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        Flash and predatory behaviour in the firefly Photuris versicolor quadrifulgens1 (Coleoptera: Lampyridae): field and laboratory observations

        Flash and predatory behaviour in the firefly Photuris versicolor quadrifulgens1 (Coleoptera: Lampyridae): field and laboratory observations

        ABSTRACT In East Tennessee, the firefly Photuris versicolor quadrifulgens Barber (hereafter referred to as P. quadrifulgens) is one of the first flashing fireflies to appear in spring. It flies over grassy pastures and meadows and into tree branches next to the meadows. This species was studied because it was the first Photuris of the season and it occurred alone, thereby minimizing uncertainty of female identity. Male P. quadrifulgens produce two- to five-pulsed flash patterns: 11% are two-pulsed, 48% are three-pulsed, 37% are four-pulsed, and 3% are five-pulsed. The pulse duration was ca. 0.2 sec (18oC) and was repeated every 0.7 to 0.9 sec so the three- to four-pulse flash patterns lasted 2 to 3 sec. The flash pattern interval averaged 4.5 to 9.0 sec (18oC). Male P. quadrifulgens also produced flicker flashes 0.5 to 1 sec long. The interval for the flicker flashes averaged 3.3 to 5.5 sec (18oC). One courtship flash exchange was observed between male and female that allowed the male to locate and mate with the female within seconds. Twelve female P. quadriflugens were collected and reared to lay their eggs. Ten of the 12 females laid eggs and produced first instars. Six of the 12 females attacked male Photuris in their containers, but they lived together an average of 5.1 days. When other fireflies were added to the containers females readily attacked some, but avoided others. Mated P. quadrifulgens females did not appear to be aggressive mimics because they did not respond to any advertising flashes and seldom responded to simulated firefly flashes. Several functions may operate with P. quadrifulgens flashing. Advertising flashes clearly function in courtship flash communication, but they may also operate as aposematic signals. Periodic flashes and flicker flashes may be aposematic signals for potential predators, but the evidence for this is still limited. Current evidence does not seem to support (nor disprove) the male mimicry hypothesis or the sexual selection hypothesis for P. quadrifulgens, but these hypotheses may work better for other Photuris species.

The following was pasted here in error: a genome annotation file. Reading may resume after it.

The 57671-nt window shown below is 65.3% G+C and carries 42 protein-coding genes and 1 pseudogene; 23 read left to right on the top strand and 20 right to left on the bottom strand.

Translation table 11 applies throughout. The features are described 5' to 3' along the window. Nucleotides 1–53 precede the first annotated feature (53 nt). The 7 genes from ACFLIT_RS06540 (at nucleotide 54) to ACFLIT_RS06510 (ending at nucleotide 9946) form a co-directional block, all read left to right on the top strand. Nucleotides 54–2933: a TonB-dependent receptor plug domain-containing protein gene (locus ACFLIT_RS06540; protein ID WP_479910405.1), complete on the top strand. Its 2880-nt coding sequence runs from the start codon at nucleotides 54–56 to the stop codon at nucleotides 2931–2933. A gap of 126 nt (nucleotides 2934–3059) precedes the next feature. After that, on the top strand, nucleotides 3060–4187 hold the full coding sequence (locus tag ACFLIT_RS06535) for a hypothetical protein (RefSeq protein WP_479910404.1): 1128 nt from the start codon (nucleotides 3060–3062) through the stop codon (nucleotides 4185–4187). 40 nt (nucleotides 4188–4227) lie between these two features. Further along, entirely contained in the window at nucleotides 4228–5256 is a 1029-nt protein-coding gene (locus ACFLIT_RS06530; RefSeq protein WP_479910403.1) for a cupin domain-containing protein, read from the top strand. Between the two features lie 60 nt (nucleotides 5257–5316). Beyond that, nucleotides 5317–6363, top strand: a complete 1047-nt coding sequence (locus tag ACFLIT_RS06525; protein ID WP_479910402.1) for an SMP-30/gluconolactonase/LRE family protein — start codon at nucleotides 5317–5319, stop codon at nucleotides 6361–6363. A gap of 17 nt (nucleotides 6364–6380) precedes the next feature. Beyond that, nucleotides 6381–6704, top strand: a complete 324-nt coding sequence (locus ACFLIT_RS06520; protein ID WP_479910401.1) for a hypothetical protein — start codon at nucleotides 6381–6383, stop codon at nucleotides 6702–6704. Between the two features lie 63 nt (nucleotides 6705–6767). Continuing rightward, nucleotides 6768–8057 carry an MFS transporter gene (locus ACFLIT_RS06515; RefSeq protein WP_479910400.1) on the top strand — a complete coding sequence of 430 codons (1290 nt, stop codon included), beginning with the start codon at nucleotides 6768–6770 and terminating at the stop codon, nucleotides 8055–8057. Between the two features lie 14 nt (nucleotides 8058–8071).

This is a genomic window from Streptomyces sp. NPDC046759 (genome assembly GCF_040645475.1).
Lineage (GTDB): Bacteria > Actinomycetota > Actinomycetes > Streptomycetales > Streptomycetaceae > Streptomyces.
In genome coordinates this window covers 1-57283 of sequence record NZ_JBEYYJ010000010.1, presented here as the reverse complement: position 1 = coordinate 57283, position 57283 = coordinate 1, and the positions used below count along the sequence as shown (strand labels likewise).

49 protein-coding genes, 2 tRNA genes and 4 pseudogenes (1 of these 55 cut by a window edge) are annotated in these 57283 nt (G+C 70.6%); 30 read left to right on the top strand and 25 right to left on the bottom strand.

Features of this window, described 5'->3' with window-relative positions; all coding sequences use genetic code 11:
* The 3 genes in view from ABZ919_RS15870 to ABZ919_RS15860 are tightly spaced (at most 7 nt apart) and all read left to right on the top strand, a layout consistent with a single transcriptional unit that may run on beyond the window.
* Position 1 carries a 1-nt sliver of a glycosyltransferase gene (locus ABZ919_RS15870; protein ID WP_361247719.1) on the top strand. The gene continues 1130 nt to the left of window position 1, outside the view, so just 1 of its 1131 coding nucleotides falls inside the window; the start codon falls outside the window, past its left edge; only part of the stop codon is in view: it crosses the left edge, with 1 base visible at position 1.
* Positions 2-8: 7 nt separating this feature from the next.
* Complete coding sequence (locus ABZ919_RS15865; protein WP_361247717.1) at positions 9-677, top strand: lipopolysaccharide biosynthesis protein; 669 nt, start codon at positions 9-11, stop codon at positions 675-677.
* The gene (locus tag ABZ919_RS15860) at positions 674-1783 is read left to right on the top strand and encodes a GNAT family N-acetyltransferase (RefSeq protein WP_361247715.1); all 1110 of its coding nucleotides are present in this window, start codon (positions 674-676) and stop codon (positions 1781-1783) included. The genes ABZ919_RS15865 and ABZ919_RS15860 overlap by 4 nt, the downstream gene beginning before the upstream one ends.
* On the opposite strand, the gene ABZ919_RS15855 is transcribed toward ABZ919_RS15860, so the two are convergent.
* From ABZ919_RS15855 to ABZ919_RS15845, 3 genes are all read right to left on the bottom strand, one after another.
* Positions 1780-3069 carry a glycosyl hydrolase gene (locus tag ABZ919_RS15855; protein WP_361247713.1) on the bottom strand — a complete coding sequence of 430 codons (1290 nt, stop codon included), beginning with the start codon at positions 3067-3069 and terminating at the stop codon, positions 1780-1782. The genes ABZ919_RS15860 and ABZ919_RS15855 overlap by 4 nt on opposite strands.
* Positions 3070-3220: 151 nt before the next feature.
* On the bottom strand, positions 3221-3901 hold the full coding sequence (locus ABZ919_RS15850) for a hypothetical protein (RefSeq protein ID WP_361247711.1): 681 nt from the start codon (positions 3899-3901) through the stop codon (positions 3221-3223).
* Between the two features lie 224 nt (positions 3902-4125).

Keywords: Photuris quadrifulgens, Pyractomena dispersa, flicker flash patterns, aggressive mimicry, male flash mimicry, courtship flash communication, aposematic behaviour

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        • Length 15 pages

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